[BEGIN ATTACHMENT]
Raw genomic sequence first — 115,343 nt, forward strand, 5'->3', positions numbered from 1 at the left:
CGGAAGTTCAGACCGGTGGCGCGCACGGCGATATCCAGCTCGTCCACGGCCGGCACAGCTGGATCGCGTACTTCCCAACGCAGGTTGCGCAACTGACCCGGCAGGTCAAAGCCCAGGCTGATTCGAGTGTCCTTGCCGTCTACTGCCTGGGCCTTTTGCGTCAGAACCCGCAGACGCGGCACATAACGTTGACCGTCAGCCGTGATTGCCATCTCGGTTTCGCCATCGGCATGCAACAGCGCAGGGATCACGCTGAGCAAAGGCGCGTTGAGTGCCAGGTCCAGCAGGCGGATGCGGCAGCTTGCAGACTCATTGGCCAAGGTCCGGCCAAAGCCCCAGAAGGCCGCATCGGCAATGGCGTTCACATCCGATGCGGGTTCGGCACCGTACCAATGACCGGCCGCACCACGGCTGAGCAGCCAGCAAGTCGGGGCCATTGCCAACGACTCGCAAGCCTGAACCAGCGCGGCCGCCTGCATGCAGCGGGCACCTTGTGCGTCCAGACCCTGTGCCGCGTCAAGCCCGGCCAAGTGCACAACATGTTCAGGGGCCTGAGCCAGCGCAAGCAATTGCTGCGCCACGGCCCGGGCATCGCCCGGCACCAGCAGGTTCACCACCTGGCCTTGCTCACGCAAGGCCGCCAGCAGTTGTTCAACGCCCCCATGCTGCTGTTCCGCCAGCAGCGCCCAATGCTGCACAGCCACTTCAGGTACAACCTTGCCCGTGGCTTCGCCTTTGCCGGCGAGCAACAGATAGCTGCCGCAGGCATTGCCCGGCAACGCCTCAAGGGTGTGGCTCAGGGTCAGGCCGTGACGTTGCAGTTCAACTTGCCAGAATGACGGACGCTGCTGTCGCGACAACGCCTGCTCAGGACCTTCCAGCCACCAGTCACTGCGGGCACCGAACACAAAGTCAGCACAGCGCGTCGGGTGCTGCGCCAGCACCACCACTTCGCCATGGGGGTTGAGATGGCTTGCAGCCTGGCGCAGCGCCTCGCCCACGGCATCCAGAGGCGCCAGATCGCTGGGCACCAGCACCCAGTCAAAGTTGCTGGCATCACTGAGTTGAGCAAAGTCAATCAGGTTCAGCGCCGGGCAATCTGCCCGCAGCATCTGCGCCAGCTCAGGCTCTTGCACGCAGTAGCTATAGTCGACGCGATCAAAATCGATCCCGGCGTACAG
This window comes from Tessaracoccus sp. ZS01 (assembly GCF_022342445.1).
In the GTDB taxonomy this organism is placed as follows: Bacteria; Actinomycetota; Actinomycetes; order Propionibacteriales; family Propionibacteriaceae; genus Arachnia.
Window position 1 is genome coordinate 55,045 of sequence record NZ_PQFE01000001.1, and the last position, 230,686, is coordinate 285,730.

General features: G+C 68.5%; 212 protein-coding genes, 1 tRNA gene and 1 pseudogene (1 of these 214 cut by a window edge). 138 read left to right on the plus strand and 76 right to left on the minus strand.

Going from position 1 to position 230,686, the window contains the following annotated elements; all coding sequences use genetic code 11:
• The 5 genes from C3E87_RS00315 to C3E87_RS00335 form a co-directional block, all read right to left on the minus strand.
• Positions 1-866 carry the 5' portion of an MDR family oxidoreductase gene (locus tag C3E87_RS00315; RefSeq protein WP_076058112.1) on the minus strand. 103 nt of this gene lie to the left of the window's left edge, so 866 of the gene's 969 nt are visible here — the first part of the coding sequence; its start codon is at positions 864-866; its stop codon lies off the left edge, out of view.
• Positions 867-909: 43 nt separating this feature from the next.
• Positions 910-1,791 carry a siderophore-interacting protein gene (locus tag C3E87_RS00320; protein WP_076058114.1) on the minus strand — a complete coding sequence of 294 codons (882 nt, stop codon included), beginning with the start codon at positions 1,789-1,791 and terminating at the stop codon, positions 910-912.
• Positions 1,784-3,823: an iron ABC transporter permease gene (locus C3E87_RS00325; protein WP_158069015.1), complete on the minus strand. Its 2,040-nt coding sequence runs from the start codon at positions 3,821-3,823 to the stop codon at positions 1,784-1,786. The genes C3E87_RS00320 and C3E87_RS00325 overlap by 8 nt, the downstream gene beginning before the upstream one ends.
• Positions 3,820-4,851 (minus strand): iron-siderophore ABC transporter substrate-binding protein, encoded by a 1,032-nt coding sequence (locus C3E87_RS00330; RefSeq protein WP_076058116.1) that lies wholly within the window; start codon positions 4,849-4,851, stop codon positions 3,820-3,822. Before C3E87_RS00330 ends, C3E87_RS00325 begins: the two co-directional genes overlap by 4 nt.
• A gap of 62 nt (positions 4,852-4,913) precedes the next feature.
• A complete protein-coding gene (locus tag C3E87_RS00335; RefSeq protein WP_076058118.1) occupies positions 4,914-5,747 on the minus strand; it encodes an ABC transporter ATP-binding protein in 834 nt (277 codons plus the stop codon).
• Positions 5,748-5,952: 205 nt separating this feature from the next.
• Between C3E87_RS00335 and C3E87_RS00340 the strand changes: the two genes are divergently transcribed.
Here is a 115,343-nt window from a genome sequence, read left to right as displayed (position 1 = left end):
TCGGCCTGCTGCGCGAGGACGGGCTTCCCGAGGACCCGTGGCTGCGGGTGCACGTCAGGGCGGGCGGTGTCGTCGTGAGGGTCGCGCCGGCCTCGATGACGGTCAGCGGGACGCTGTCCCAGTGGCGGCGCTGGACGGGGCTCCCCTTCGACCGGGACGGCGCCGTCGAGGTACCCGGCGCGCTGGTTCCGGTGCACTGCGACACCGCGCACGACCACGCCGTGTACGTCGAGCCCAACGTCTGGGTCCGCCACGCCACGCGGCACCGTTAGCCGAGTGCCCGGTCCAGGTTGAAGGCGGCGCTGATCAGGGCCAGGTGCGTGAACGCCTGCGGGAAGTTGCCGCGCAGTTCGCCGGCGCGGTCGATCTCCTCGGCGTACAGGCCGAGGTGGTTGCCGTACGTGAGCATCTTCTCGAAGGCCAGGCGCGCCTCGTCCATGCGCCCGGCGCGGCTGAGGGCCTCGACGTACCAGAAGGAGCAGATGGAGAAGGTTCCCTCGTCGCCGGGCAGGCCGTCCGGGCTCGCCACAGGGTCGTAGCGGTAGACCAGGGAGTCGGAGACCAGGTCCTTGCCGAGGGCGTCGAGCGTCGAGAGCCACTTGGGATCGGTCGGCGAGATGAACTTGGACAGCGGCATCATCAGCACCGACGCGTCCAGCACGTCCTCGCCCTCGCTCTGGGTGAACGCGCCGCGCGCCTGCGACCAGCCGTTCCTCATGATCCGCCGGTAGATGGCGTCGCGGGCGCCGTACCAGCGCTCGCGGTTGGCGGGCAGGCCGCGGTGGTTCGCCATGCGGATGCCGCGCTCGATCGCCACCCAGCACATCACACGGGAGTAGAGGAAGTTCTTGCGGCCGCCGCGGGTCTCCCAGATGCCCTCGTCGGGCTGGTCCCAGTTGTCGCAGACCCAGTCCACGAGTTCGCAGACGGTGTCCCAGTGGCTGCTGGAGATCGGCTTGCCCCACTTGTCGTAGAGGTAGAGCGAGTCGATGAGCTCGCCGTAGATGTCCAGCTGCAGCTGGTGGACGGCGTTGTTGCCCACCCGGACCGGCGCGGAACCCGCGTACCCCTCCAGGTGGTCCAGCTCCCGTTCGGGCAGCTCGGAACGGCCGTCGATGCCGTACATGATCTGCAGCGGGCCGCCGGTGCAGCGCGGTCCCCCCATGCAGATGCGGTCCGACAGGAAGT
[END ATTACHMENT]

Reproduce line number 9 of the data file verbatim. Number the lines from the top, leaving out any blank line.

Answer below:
• Positions 1-866 carry the 5' portion of an MDR family oxidoreductase gene (locus tag C3E87_RS00315; RefSeq protein WP_076058112.1) on the minus strand. 103 nt of this gene lie to the left of the window's left edge, so 866 of the gene's 969 nt are visible here — the first part of the coding sequence; its start codon is at positions 864-866; its stop codon lies off the left edge, out of view.